A step in the right direction is how some public school administrators are characterizing a new law aimed at reforming the charter school system in Ohio.
Gov. John Kasich signed House Bill 2 into law the last weekend of October. The measure revises the manner in which the state regulates charter schools. The state has come under severe scrutiny in recent years after corruption, financial mismanagement and poor academic outcomes came to light in some charter schools.
“The charter school reform bill is an important step toward reining in the worst of the worst charter school providers,” said Paul A. Craft, superintendent of Delaware City Schools. “With that said, there is much more to be done.”
Andrew Miller, superintendent of Buckeye Valley Local Schools, echoed Craft’s sentiment and stated further that he hopes the state will follow through with the law’s proposal for closer supervision of the charter school system.
“There’s a high level of accountability in our public school systems, and I think that’s been a good thing,” said Miller. “Certainly, charter schools shouldn’t be exempt from that. From what I can see, the governor and the legislators obviously had noticed there were some issues, and they’re trying to address them. It seems to be a step in the right direction.”
The new law mandates in-depth financial and academic reporting by charter schools and management groups. Among other requirements, it prevents charter schools from changing sponsors to avoid being shut down and prohibits sponsors that receive poor marks from starting new schools.
Craft noted that the financial drain of supporting charter schools on the Delaware City Schools budget is significant, and cannot be justified by the performance of the schools to which DCS funds are directed.
“The Delaware City Schools each year sends over a million dollars in local funds to charter schools,” Craft said. “Last year, not a single one of those dollars went to a charter school that was doing better than DCS in overall performance as measured by the state. A system that continually directs local dollars to unaccountable, lower-performing schools will never be a system that drives the broad educational improvements that charter school advocates hoped to achieve when Ohio began this experiment.”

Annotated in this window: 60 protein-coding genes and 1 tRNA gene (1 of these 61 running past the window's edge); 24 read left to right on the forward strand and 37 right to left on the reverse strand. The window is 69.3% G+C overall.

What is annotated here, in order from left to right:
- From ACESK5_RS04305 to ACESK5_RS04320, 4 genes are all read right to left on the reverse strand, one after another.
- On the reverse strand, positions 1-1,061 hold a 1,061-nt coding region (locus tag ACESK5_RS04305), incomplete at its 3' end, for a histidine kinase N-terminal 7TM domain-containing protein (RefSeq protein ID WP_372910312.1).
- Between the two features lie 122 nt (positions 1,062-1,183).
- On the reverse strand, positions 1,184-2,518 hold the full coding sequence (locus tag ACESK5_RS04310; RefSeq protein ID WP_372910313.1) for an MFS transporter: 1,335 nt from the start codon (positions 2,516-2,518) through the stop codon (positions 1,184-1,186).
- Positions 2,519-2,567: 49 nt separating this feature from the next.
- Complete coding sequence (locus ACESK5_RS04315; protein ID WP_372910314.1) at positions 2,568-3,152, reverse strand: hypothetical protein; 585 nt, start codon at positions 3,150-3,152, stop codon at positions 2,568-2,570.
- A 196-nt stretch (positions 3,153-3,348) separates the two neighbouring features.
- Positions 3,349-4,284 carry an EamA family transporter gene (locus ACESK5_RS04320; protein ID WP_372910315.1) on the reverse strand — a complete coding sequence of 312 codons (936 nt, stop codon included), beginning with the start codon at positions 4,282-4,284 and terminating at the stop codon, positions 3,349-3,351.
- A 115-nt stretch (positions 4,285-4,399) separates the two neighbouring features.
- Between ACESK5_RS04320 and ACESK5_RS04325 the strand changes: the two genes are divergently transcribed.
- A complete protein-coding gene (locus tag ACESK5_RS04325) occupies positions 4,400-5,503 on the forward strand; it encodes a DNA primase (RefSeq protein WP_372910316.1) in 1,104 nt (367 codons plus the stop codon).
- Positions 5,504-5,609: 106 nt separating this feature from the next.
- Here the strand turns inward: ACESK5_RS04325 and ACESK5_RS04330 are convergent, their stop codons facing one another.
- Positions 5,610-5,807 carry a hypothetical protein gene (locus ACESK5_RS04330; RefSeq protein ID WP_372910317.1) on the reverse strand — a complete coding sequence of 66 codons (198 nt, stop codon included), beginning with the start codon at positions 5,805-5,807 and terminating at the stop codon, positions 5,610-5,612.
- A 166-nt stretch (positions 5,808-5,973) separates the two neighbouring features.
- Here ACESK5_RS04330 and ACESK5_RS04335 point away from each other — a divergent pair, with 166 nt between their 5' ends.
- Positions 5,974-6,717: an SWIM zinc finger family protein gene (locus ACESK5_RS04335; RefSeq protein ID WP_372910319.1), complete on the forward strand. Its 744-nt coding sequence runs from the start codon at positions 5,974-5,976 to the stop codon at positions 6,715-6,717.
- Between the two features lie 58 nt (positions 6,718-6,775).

Miller said while he is not opposed to charter schools, he believes that any alternative to public education should be high quality.
“I think what would be important is that the choices that the kids have are good options,” Miller said. “If there’s a concern that their needs aren’t being met in the public setting, or they want different things with student achievement, that the options they have to go to are also high-caliber options. I’m for school choice as long the choices out there are good choices for kids.”
Officials with advocacy organization ProgressOhio said Friday that another step in the right direction for charter schools was the news that Richard A. Ross, state superintendent of public instruction, will resign his post. The Ohio Department of Education posted a press release on its website Friday announcing that Ross will retire, effective Dec. 31, after a little more than two years on the job.
“Key provisions of the new charter school reform law place an extraordinary amount of authority with the Ohio Department of Education,’’ said Sandy Theis, ProgressOhio executive director. “Dr. Ross’ history of protecting even the worst-performing charter schools had school reform leaders worried that he would try to undercut these hard-fought, bipartisan reforms.’’
In a statement from ProgressOhio, it was noted that the group has been advocating for Ross’ removal. The group collected more than 4,000 signatures on a petition urging Ohio state school board members to fire him.
“The state school board must conduct a national search for a new state superintendent and make sure the winning candidate is committed to real accountability,’’ Theis said. “Ohio has a few great charter schools. Now Ohio has an opportunity to have a lot more.’’
According to the ProgressOhio press release, during Ross’ tenure, “Ohio’s $1 billion charter school sector has become a national joke and was mocked at a national school choice conference earlier in the year. David Hansen, the man Ross tapped to oversee charter school accountability, was forced to resign earlier this year after getting caught manipulating school ratings to cover up for chronically failing online charter schools.”
In the wake of Hansen’s resignation and failure by the state to disclose his misconduct in a federal grant application, the U.S. Department of Education has placed a hold on a $71 million grant it recently awarded to Ohio. The state is required to provide proper assurances the money will be spent properly.
Andrew Carter can be reached at 740-413-0902 and on Twitter @AndrewCarterDG.